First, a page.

by Damon Carr, For New Pittsburgh Courier
Well over 10 years ago, I was receiving so many calls and referrals from people seeking financial advice for their friends, children, family, co-workers, and church members—it inspired me to write an article entitled “I’m talking to YOU!” In this article, I made it emphatically clear that NO ONE was exempt from sound financial advice. To this day, I find it interesting how people think “other people” could use sound financial advice but never “themselves.” I’ve grown in my understanding over the years. I was right then but I know now why people mistakenly think others need financial advice but think that they’re standing on a solid financial foundation. They’re either in denial, clueless, misinformed, and/or too embarrassed.
Money doesn’t come with instructions. Couple this with the fact that we’re sold on how to manage money, not taught. We’re doomed from the start. Everyday we receive millions upon millions of marketing messages scripting the narrative for our lives. Most of us learn from marketing messaging: what’s cool and hip, what’s trending, what to do, what not to do, what to buy, what not to buy. They prey on our dreams regarding how we want to live our lives. They sell us into being broke—just like the Joneses. Who are the Joneses everyone is trying to keep up with? An illusionary model of success. In each marketing message, the marketer has one goal—to extract money out of our pocket and put it into theirs.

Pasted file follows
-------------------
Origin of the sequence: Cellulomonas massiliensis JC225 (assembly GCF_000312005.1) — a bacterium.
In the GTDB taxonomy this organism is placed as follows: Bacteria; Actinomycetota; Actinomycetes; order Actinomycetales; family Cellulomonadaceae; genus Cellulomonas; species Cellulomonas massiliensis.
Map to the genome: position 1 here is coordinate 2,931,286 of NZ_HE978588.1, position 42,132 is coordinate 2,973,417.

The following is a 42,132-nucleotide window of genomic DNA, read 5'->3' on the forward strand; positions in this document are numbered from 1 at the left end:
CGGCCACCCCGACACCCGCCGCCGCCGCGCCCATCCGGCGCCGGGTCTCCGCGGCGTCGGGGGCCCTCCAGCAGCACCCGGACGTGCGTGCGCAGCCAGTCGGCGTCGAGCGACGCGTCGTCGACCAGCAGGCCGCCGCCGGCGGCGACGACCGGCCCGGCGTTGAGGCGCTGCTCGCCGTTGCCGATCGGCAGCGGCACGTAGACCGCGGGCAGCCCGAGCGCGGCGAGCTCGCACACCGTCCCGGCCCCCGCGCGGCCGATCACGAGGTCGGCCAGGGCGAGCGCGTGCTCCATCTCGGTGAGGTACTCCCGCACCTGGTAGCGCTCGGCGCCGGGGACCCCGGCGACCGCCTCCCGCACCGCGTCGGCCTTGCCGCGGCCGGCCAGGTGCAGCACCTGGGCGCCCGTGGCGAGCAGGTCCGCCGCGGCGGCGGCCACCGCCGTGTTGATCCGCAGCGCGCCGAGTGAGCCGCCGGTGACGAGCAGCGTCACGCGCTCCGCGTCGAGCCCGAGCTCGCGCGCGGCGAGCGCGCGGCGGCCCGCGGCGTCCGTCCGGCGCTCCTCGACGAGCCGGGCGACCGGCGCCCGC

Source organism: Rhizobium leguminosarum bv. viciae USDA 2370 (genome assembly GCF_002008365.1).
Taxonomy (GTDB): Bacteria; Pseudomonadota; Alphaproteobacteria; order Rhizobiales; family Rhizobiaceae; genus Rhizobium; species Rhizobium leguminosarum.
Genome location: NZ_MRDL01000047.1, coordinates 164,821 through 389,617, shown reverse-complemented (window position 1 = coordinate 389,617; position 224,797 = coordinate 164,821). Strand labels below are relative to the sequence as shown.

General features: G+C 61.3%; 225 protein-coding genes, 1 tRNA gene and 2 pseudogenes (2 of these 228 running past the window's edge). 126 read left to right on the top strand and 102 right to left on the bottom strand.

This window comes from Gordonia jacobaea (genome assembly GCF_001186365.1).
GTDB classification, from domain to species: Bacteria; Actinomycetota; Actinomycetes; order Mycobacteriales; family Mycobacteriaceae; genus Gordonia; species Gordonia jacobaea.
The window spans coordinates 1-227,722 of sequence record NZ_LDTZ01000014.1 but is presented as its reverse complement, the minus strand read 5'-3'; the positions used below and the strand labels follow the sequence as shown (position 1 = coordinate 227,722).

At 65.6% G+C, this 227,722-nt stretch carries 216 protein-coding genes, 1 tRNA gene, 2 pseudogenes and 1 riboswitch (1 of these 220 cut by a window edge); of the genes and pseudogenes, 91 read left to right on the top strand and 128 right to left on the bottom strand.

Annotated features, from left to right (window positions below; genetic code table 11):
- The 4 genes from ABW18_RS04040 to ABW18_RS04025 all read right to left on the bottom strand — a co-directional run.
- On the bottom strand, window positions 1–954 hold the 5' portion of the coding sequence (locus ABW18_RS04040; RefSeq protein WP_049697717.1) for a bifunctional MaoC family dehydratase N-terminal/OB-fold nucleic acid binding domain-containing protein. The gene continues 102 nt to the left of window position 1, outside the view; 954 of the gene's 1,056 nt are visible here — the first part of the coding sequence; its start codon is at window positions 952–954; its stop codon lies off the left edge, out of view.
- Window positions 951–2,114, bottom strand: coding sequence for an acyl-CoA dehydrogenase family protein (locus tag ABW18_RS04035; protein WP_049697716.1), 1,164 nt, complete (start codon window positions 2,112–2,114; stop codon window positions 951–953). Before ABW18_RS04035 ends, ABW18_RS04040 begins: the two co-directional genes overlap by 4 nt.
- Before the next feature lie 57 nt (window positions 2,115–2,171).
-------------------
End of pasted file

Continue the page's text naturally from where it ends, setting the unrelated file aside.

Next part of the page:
Nearly 80 percent of Americans are living paycheck to paycheck, robbing Peter to pay Paul, struggling to make ends meet. That was before COVID. We’re so busy trying to figure out how to make ends meet, we overlook the obvious solution: Focus on reducing the E.N.D.S. (expenses and debts).
In this article, I’m not focused on those who are living paycheck to paycheck. I want to talk to the people who are able to pay their bills on time, have a decent credit score, take a vacation here and there, have a few dollars in the bank, and think they’re standing on a solid financial foundation. Are you doing well financially? Are you properly insured? Do you have your spending under control? Are you adverse to debt? Are you aggressively saving for short-term and long-term goals? Do you have a will and estate plan? Are your beneficiary designations updated? Do you understand the investments within and outside of your retirement plan? Do you understand the terms of various financial documents you signed including; mortgage, insurance, savings, investments, trust, will, and power of attorney? How long will you be able to pay your bills if you lose your job tomorrow?
Comparing yourself to 80 percent of Americans who are living paycheck to paycheck, you assume you’re doing well. Success isn’t measured by what you do in comparisons to others. Success is measured by what you’re doing in comparison to what you have the potential to do. Are you tapping into your full potential?